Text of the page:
Revolt of the Albumen
Revolt of the Albumen
We’ve all got our own lunchtime bench. You are considered lucky if you don’t have to share a bench. I must be extra fortunate because no one ever sits next to me. Even on a nine foot barge of a bench, if I sit at one end, other people never choose the middle, but perch on the opposite end. You can set a watch by it. It is as though between us we are anchoring the bench, stopping it from simply floating up into the sky. Or we are sat either side of a vast invisible object we can see through, but not move.
Today is no exception and a woman in a large brown overcoat with a ruffled collar is setting a new record for the fastest packet of crisps ever eaten in a public place. She is around fifty-one years old I would say and the noise that comes from that packet of crisps is like cheese and onion gunfire. Her fingers swoop in and out of the packet like kestrels. Her pace is relentless. She finishes by crushing the packet into itself then pushes it into a pocket in her overcoat. Licking her kestrels clean, she is no quieter, her fingers giving up shrill bird sounds as she runs them over her tongue.
Opposite me, a couple have settled onto a similar bench. She is dressed in bright woollen garments of jarring colours. He is dressed in a raincoat, grey slacks and brown brogues. They are aged around sixty-seven, possibly a touch more. They are dressed in that mismatched way that speaks either of relaxed self-confidence or the opening notes of a lengthy performance of dementia. With no interludes for drinks or toilet needs. In a second, whilst I enjoyed a slow blink, they have produced plastic boxes from the air. It is time for sandwiches. At their age it will be a precise time – 2 o’clock it would seem.
I cannot tell what sandwiches she has, for she nibbles them into oblivion. She holds them close like a harmonica and stares out over the top of her sandwich. Her stare passes through me, the glass wall behind me, through the buildings beyond and out to somewhere she is not prepared to talk about. It is the sort of long range stare that would be at home with the sound of a ticking carriage clock in a highly polished room.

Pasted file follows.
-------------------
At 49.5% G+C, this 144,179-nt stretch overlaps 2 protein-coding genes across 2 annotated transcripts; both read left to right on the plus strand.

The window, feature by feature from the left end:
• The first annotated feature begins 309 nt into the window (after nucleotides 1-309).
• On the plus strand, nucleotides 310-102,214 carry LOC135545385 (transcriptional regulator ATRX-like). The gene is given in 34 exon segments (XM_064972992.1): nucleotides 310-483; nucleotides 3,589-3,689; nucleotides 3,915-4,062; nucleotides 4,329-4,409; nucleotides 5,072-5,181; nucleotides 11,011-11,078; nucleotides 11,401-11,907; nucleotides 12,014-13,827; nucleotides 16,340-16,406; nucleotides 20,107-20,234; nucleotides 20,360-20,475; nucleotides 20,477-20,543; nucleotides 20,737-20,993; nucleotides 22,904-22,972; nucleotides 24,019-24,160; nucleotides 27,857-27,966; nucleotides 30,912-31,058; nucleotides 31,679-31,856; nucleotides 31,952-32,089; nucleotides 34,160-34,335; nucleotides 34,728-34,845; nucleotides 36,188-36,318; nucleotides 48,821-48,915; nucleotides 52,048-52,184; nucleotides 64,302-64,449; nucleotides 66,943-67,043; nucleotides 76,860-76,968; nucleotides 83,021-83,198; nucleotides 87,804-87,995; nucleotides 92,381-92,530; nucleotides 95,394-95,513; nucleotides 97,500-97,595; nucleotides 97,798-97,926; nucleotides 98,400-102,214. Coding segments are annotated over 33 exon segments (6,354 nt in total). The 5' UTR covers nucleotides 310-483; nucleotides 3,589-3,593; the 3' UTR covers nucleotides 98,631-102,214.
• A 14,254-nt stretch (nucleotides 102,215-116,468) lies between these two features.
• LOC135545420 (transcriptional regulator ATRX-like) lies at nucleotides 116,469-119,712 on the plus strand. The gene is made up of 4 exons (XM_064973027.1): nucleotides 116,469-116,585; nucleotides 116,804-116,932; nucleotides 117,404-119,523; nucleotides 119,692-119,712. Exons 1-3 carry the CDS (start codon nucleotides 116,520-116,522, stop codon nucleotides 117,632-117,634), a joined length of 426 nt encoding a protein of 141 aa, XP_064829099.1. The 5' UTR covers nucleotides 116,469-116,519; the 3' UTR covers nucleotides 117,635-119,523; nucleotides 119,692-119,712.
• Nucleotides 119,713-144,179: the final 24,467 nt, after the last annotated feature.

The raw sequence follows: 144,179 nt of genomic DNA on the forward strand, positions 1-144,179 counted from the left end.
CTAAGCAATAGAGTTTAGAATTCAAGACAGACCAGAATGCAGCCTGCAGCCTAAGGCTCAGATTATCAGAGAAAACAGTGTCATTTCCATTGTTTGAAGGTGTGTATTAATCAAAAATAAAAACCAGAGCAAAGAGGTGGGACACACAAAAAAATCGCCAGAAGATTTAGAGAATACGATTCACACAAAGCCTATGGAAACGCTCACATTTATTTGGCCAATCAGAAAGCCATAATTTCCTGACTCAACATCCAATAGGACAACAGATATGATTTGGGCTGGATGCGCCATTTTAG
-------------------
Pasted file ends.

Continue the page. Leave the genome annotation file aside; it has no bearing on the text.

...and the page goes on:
It is easy to tell what sandwiches he has, because he has an accident almost immediately. Maybe his fingers let him down; maybe the bottom slice of bread gave up unexpectedly. Either way, a mixture of egg and mayonnaise has ended up where it shouldn’t. In trying to shake it loose from his fingers, the egg immediately jumps to the man’s face. Reaching up with his hand, the yolky smear spreads across his left cheek, reaching out for an ear lobe. It is an egg smeared face that just won’t give up. As a drama it has no effect on the stare of the woman beside him, though I think I catch sight of her body deflate with an exhausted sigh.
I smile to myself, watching as he attempts to remove the egg from his cheek with eggy fingers. Eventually his egg mishap is scrambled with a heavy handkerchief. I am still smiling later when I think of him spreading egg about the place as his wife – which I now assume her to be – feels every beat of her heart is a finite number. She wonders if counting them would make her life harder, or easier.
When I think about all of this later – oddly enough in the grip of my own incident with a chunk of butter laid out across my kitchen unit without a care in the world – I think it is funny, but human funny. I don’t think the laying hen would have found it all that funny.
Then again, research has proven time and again that hens are playful, some even renowned for their humour.